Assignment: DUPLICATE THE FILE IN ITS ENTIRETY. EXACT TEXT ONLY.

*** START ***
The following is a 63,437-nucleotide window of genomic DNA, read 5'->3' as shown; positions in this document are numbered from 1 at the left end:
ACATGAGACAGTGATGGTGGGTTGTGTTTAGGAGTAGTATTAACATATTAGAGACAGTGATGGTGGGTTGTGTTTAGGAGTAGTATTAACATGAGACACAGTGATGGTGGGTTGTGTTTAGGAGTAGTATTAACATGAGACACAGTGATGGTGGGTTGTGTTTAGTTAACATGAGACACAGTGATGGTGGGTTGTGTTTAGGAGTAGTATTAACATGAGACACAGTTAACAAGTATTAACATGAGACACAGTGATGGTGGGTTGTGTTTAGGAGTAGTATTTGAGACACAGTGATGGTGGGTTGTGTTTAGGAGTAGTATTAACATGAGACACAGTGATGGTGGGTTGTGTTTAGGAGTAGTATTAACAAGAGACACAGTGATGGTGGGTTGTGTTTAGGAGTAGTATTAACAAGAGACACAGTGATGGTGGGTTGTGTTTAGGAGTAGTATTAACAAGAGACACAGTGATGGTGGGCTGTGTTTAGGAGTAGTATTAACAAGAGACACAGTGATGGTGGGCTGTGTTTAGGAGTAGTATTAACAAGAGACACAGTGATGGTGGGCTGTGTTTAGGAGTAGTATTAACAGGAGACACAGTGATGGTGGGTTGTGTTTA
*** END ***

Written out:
The following is a 63,437-nucleotide window of genomic DNA, read 5'->3' as shown; positions in this document are numbered from 1 at the left end:
ACATGAGACAGTGATGGTGGGTTGTGTTTAGGAGTAGTATTAACATATTAGAGACAGTGATGGTGGGTTGTGTTTAGGAGTAGTATTAACATGAGACACAGTGATGGTGGGTTGTGTTTAGGAGTAGTATTAACATGAGACACAGTGATGGTGGGTTGTGTTTAGTTAACATGAGACACAGTGATGGTGGGTTGTGTTTAGGAGTAGTATTAACATGAGACACAGTTAACAAGTATTAACATGAGACACAGTGATGGTGGGTTGTGTTTAGGAGTAGTATTTGAGACACAGTGATGGTGGGTTGTGTTTAGGAGTAGTATTAACATGAGACACAGTGATGGTGGGTTGTGTTTAGGAGTAGTATTAACAAGAGACACAGTGATGGTGGGTTGTGTTTAGGAGTAGTATTAACAAGAGACACAGTGATGGTGGGTTGTGTTTAGGAGTAGTATTAACAAGAGACACAGTGATGGTGGGCTGTGTTTAGGAGTAGTATTAACAAGAGACACAGTGATGGTGGGCTGTGTTTAGGAGTAGTATTAACAAGAGACACAGTGATGGTGGGCTGTGTTTAGGAGTAGTATTAACAGGAGACACAGTGATGGTGGGTTGTGTTTA